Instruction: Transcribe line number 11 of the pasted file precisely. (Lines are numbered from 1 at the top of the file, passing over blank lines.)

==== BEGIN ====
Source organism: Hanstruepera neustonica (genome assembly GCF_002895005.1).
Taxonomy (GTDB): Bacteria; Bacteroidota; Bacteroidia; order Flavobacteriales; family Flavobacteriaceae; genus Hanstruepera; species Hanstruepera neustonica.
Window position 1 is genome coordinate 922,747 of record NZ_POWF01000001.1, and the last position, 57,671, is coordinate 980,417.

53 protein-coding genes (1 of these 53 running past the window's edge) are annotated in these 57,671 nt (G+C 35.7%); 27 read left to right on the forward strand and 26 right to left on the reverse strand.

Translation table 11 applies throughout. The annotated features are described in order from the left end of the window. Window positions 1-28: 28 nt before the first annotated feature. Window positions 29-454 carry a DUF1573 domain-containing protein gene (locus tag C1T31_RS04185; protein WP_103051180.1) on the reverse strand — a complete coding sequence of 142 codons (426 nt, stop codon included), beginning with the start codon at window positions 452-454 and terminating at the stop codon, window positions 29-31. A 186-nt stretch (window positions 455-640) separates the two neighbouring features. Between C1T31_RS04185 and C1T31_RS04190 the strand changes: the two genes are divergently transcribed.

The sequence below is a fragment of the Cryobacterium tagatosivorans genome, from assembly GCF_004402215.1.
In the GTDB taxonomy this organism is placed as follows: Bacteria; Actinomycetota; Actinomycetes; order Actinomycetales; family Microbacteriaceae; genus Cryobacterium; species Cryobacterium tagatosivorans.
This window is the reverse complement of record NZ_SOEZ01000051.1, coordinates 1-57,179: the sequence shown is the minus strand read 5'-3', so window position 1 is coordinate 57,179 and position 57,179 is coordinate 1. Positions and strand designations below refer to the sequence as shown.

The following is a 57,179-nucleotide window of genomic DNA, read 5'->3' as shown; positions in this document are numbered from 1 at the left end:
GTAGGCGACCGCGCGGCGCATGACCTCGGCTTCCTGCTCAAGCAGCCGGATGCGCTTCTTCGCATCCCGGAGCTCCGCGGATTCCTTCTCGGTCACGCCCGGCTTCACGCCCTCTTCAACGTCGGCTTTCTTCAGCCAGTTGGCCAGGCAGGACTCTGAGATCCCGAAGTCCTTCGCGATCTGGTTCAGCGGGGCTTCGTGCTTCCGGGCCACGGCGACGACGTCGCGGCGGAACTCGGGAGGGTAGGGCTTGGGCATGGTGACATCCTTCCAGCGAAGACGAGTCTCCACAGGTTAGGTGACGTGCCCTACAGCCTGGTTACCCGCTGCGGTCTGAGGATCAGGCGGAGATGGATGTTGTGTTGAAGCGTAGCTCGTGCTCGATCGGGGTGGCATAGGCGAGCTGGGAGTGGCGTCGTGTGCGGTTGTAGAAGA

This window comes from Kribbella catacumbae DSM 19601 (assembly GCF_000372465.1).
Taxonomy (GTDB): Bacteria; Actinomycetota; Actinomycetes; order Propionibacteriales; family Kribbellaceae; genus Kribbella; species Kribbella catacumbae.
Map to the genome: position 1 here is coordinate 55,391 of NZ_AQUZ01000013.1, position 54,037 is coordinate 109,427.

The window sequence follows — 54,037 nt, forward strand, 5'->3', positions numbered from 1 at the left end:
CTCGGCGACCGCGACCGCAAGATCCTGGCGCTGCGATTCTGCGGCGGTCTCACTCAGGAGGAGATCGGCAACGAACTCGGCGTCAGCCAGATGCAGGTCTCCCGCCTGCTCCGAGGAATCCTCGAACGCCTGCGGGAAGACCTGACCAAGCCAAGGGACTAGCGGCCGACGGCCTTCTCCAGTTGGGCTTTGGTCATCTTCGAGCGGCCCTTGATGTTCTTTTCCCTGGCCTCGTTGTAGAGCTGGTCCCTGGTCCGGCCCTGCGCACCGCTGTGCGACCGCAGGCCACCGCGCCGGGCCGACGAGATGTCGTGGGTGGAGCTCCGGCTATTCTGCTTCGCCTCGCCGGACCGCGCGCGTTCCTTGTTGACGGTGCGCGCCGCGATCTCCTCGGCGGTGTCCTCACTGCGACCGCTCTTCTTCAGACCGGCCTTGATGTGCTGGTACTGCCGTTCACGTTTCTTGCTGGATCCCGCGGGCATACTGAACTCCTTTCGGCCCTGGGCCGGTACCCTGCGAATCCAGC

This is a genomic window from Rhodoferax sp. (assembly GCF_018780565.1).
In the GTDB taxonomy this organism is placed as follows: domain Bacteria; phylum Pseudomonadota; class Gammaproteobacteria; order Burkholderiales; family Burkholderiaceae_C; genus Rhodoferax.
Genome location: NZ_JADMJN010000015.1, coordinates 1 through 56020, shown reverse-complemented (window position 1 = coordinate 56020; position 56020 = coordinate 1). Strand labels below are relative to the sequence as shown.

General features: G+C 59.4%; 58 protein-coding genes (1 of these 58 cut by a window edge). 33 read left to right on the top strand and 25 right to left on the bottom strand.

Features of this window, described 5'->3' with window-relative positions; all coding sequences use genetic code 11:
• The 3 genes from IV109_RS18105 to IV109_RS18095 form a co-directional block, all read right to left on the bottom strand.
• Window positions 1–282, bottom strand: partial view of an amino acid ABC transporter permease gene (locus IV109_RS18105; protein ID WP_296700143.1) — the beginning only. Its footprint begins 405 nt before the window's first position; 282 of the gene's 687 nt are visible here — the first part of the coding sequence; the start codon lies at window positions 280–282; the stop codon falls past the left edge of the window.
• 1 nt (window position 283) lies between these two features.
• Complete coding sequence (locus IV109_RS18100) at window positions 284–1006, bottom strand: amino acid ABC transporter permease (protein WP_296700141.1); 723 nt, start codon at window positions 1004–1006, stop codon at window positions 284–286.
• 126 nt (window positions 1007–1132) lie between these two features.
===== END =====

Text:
This window comes from Kribbella catacumbae DSM 19601 (assembly GCF_000372465.1).